How Long Will It Take To Recover From OCD & How Long Does The Symptoms Last?

Obsessive-compulsive disorder or OCD is one of the pathologies of anxiety. People who are victims of it are confronted with worrying thoughts that keep coming back (obsessions). They are forced, to chase them or prevent them from occurring, to engage in particular rituals (compulsions).(1)

Among the most common obsessions are:

  • The permanent fear of germs or dirt, which involves as a ritual washing your hand dozens of times a day, not being able to shake hands with people, to clean your office or your house constantly
  • Doubts about what you have just done (have we locked the door before leaving, for example), which force you to check dozens of times for simple acts of daily life
  • Thoughts of violence, or sexual acts towards loved ones, thoughts that you fear to give in to and that cause rituals to be put in place so as not to succumb to them
  • The obsession with order, with symmetry, which leads to never-ending storage operations(1)

OCD will not get better without therapy. This means that it does not repair itself and usually, patients do not fully recover. However, the good news is that treatments developed over the past few decades have made OCD symptoms manageable. OCD is a chronic disease and its symptoms may last for the lifetime if not addressed properly and you do not have a strong will to counter it.(2)(3)

How Long Will It Take To Recover From OCD & How Long Does The Symptoms Last?

Unfortunately, there is no cure, but many people with OCD can control their symptoms extensively with proper treatment. It is chronic, which means that it is a disease that you will have to (at some level) face for the rest of your life.

OCD will take time to recover. It often takes six to twelve months to successfully treat an average case without complications from OCD. If the symptoms are severe, the patient is working slowly or has other problems, it may take longer.

Will Symptoms Of OCD Recur After Going Away?

For some individuals, the symptoms will worsen slowly, for others they will worsen when the patients are stressed or depressed. Many people with mild OCD get better without treatment. It does not usually occur with moderate to severe OCD, although symptoms sometimes go away temporarily.(4)

Two Primary Features Of OCD

It is very easy to make people with OCD feel guilty of almost anything because many of them already have such feelings. Doubt is one of the common properties of OCD. They often feel responsible for things that no one ever believes. This is a doubt raised to supreme power. Only when patients find that there is no point in resolving this doubt can they progress.

Guilt is an additional unbearable part of the disorder. It can destroy and evade even the sharpest intelligence. This is what makes patients verify things hundreds of times or ask endless questions about themselves or others. Even if an answer is found, one may remain for a few minutes to escape as if it were never there. This is a doubt that cannot be eliminated at will or ignored. Such behavior makes the disorder annoying for other family members and also for the patient.(5)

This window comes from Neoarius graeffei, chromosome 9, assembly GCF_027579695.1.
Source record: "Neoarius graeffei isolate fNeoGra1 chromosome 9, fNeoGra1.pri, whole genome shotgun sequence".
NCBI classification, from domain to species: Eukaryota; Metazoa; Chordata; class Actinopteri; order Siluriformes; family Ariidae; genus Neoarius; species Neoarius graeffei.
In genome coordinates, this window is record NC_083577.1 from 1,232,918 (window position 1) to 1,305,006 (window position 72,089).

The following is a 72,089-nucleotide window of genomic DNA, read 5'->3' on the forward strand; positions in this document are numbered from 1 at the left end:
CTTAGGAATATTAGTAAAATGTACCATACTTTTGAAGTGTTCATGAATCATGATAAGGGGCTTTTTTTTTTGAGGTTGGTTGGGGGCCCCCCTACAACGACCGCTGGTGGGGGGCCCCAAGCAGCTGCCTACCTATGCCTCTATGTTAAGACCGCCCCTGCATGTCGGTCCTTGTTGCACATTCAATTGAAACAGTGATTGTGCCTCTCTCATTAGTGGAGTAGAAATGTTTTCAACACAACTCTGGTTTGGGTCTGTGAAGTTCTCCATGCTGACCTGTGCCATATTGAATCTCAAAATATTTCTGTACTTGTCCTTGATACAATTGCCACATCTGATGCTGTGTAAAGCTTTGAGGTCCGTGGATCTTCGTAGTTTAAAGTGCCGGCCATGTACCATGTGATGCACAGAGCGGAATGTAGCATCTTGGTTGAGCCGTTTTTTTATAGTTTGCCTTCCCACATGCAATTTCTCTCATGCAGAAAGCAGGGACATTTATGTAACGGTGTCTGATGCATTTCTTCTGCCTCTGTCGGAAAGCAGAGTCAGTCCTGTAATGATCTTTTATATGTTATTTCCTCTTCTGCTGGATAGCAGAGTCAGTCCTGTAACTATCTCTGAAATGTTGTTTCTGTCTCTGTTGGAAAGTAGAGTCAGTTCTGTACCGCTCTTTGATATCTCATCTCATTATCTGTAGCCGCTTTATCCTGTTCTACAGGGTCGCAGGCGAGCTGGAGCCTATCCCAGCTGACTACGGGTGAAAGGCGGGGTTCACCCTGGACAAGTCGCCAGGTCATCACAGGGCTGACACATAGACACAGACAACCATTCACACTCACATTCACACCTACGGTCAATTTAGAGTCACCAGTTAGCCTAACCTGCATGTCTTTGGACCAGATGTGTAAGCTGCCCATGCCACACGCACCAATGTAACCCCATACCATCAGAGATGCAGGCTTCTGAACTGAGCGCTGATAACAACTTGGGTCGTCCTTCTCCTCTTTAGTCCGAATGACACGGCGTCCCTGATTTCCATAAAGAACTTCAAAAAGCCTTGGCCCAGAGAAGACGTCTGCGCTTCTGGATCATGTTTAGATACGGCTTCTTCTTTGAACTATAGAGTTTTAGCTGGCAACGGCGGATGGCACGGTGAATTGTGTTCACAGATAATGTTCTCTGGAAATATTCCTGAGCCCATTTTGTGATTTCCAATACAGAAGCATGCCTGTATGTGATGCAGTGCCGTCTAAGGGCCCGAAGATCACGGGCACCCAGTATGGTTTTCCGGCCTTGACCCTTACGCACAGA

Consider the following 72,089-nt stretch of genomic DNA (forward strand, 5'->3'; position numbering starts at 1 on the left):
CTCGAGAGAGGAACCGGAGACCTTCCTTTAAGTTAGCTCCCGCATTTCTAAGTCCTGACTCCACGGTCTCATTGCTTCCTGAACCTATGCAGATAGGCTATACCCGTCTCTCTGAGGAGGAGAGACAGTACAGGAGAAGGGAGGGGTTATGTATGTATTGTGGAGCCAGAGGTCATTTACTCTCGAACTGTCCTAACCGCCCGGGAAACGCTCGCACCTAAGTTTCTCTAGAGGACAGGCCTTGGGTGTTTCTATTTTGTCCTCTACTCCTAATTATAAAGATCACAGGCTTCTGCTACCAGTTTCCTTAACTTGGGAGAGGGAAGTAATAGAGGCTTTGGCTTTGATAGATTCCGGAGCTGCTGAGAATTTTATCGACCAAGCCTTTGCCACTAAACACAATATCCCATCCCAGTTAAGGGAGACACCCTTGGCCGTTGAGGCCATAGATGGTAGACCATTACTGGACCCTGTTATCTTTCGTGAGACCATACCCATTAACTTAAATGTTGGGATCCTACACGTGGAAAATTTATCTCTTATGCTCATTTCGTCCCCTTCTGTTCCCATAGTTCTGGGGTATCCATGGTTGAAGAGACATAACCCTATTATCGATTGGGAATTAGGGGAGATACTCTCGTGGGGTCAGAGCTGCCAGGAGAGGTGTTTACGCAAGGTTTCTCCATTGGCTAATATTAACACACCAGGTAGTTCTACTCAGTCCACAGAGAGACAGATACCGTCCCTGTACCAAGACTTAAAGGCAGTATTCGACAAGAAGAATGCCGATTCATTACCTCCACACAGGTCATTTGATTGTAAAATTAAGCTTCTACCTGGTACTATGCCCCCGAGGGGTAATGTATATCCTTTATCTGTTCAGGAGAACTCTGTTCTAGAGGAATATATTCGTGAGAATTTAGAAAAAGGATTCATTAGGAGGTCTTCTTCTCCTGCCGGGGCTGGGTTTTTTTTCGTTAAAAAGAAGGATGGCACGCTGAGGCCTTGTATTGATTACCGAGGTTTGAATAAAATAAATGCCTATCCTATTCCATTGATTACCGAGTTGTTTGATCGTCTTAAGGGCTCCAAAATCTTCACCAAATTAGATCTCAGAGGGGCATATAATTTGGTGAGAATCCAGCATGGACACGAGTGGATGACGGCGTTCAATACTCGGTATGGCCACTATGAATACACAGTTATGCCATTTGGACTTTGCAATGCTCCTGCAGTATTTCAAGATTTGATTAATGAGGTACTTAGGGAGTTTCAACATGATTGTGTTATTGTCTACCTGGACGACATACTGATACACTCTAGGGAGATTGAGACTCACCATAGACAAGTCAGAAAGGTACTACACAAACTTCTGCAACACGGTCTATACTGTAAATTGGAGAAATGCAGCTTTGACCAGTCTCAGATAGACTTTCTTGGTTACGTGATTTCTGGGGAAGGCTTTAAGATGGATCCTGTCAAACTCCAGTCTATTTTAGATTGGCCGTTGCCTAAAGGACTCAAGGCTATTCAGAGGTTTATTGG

What Are The Causes Of OCD Evolution?

The causes of OCD are not known. Men and women are affected more or less equally. It is estimated that one in fifty individuals get affected by OCD once in their lifetime, more or less permanently. The disease most often begins in adolescence or early adulthood. This disease has a tendency to run in the family.

Treatments OF OCD

There are two main types of OCD treatment – psychotherapy and medication. They are often used in combination.

Psychotherapies are diverse. Behavioral therapy is often effective. It is up to the neuro-psychiatrist to determine the best indication, depending on your disorders and personality.

Anxiolytic drugs (benzodiazepines in particular) reduce anxiety, but antidepressants, without knowing exactly why, often have a very positive effect on the disease.(6)

References:

  1. Hirschtritt ME, Bloch MH, Mathews CA. Obsessive-compulsive disorder: advances in diagnosis and treatment. Jama. 2017;317(13):1358-1367.
  2. Atmaca M. Treatment-refractory obsessive compulsive disorder. Progress in Neuro-Psychopharmacology and Biological Psychiatry. 2016;70:127-133.
  3. Burguiere E, Monteiro P, Mallet L, Feng G, Graybiel AM. Striatal circuits, habits, and implications for obsessive–compulsive disorder. Current opinion in neurobiology. 2015;30:59-65.
  4. Norman LJ, Carlisi C, Lukito S, et al. Structural and functional brain abnormalities in attention-deficit/hyperactivity disorder and obsessive-compulsive disorder: a comparative meta-analysis. JAMA psychiatry. 2016;73(8):815-825.
  5. Krebs G, Heyman I. Obsessive-compulsive disorder in children and adolescents. Archives of disease in childhood. 2015;100(5):495-499.
  6. McKay D, Sookman D, Neziroglu F, et al. Efficacy of cognitive-behavioral therapy for obsessive–compulsive disorder. Psychiatry research. 2015;225(3):236-246.

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